shattering linguistic catastrophe
(restricted language) is
READING to the child every
night, almost without fail.
 Books are paragons of formal
language, and by reading to the
 child, we come as close as we
can to insuring their competence
in understanding the complex
syntactic and morphological rules
of language, not to mention
thousands of more words than
they would have had.
 It may not be an example of
good etiquette, but in the
Hawking family, they spent
much time reading at the diner
table. Stephen Hawking, of
course, is one of the most
brilliant men alive today.
So, what is the child doing motorically at 3 years,
beginning the stage of Individuolect ?
 Motorically, the
child of three years
is hopping on one
foot... and running
 ...and climbing stairs
with alternating
 A definite hand
preference has been
 He/she can walk on
a straight line...
 ...and can throw a
ball to a receiver,
and can catch a ball
with both arms.
What more can I say?
 There are two more important
situations to note, that occur
during this, the Individuolect
period. One has to do with
fluency, and the other with
phoneme pronunciation.
 Fluency: From around two to
seven years of age, the child is
engaged in an activity that puts
many college students in fear-learning a new language. All
things being equal, it is a more
daunting task for the child
because they not only have to
learn the phonemes, morphemes,
syntax, semantics and
pragmatics, but they also have
 to learn the concepts that go
with the symbols. In addition,
they have not had much time to
sharpen their study skills.
 With the help of Chomsky's
Language Acquisition Device, and
many other biological aids (as
outlined by Eric Lenneberg in his
book, the Biological Foundations
of Speech), however, the child
prevails and becomes a linguistic
communicator in fairly short
 We almost forget that young
children are still beginners at
the language game.
Come together, right now…over me
 But it does not, to semi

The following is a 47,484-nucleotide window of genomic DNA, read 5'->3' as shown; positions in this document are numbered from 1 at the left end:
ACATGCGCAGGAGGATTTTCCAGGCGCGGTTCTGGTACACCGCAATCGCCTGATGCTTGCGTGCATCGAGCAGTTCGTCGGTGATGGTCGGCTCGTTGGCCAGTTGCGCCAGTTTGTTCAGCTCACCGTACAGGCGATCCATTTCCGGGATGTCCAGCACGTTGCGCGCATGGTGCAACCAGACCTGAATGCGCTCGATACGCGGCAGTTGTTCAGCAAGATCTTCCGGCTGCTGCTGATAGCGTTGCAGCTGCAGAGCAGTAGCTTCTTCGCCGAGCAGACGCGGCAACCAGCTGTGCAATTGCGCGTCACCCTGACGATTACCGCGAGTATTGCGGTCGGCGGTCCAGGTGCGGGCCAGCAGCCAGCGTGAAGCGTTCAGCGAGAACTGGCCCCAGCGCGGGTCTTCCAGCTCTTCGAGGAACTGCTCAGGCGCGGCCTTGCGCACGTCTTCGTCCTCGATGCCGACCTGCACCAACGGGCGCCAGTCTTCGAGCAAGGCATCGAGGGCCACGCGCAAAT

quote the Beatles, “...come
together right now,” for the
 In other words, there are
many times that the child
will strive to find the
correct word; to apply the
best syntax; to correlate
the semantics and
pragmatics in order to most
effectively communicate
his/her thoughts. And,
because this is all new, many
mistakes will be made.
 The "comparator" for the child
will be busy sending error
 While the child gropes to make
the repair, he/she may make
additional errors. Children will
also frequently supply "filler"
sounds to hold their place in
the conversation.
 Children, like adults, sense
that if they are silent,
someone else will start talking,
or the listener will just become
preoccupied with something
Come, come, come, come, right
now, come together right, right now over, over,
over, over, over, over, me.
 The bottom line is that you
may hear in the child's
speech at this age, 2 to 7
years, some startling
 This can be very unnerving
to parents. When it's your
child that has the problem,
it seems to be far more
menacing. For example,
when this happened to our
two year old child, my wife
 became very upset and
immediately wanted to call in
a speech pathologist.
 I had to keep reminding her
that we both were speech
 In the notes are some of
her dysfluencies that
occurred in just one hour’s
 So what is to be done?
Come together, right now, but then wait and
don’t say anything
 When the child is dysfluent,
the listeners (usually Mom
and Dad, and frequently
extended family and friends)
should wait patiently, no
matter how long it takes,
and then respond positively
to the child's verbalization.
 No verbal comments nor
body language signs should
be made in the presence of
the child to indicate concern
or dissatisfaction with the
child’s communication skills.
 Parents, furthermore, should
run interference for the
child and ward off any
derogatory comments by
other children, teenagers or
adults in front of the child.
 For example, it is very
natural for others to mimic